5 email marketing tips & tricks from AppSumo’s Noah Kagan

Profile photo of author Tiffany Regaudie
Email marketing
March 12, 2024
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Noah Kagan, CEO of AppSumo and author of Million Dollar Weekend, generates 50% of his revenue from email.

“Email is the only way to control your destiny,” he says. “Mother YouTube [the algorithm] could decide not to show my video, whereas with email I’m in control.”

“And in business,” Kagan says, “you need to increase the amount of things in your control.”

Email is the only way to control your destiny. And in business, you need to increase the amount of things in your control.
Noah Kagan
CEO, AppSumo

With an active email audience of 250K people, Kagan is a master of engaging audiences with owned channels. Given the success he’s seen with AppSumo and his own personal newsletter, we couldn’t resist a conversation with him about his secrets to email success.

Keep reading for the highlights, or check out the entire conversation if you don’t want to miss anything.

1. Connect with your active audience weekly

Kagan admits that 2 years ago, AppSumo was sending too many emails to their audience.

“When we started the business, we were sending 2-3 emails per day,” he says. “We had to scale it back when we noticed some of our core metrics––unsubcribe, click, and open rate, even though revenue was good––were suffering. That was a sensitive thing for us.”

As the GroupOn for software, AppSumo is a business built on urgency—their customers need to act fast to take advantage of deals. This is why scaling back to one email per day was a nerve-wracking experiment.

But Kagan says they were able to do it, and to this day he recommends sending a regular broadcast to your active audience—people who have engaged within the last 180 days—at least weekly to stay top of mind.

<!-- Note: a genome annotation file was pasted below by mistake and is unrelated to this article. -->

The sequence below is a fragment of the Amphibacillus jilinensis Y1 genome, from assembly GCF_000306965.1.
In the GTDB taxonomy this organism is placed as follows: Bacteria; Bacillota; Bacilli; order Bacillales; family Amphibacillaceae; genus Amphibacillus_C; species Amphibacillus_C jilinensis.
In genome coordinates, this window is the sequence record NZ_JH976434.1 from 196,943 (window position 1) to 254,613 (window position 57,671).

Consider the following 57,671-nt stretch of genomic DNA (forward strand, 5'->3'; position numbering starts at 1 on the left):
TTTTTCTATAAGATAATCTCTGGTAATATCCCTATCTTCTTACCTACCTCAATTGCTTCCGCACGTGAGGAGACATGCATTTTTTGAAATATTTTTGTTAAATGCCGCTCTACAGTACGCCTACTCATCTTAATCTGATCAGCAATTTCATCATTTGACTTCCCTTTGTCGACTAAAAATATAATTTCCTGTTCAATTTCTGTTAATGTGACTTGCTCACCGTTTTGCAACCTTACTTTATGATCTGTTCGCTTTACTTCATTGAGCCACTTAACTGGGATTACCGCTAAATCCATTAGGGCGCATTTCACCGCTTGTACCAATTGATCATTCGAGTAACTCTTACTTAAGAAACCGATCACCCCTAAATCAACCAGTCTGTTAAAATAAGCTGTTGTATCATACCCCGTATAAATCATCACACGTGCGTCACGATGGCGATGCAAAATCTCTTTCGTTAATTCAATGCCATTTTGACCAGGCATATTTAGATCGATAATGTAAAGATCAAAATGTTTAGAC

2. Use email flows to automate targeted urgency

Kagan uses Klaviyo’s automated flows to trigger emails when a product is about to be discontinued. “These emails crush when a product is about to go away within 24-48 hours,” he says—“especially because we email people who specifically viewed those product pages.”

To strengthen the sense of urgency, AppSumo adds a countdown timer to their FOMO emails. The visual reminder works well for flash sales, special promotions, or event-specific emails.

If you want to take urgency to another level, Kagan recommends creating your own FOMO day (similar to what Amazon did with Prime Day). AppSumo created Sumo Day in June to replicate their Black Friday Cyber Monday success.

Ask yourself how you’re creating a monthly experience so people look forward to what you’re sending.
Noah Kagan
CEO, AppSumo

“The one caveat I will say, though,” he says, “is that you need to test new concepts like this against the core principles of your business.”

AppSumo has “last call” campaigns every month, Kagan explains. “But these are things we tested for ourselves. If you don’t know where to start with something like this, ask yourself how you’re creating a monthly experience so people look forward to what you’re sending.”

3. Sort your A/B tests by impact hypothesis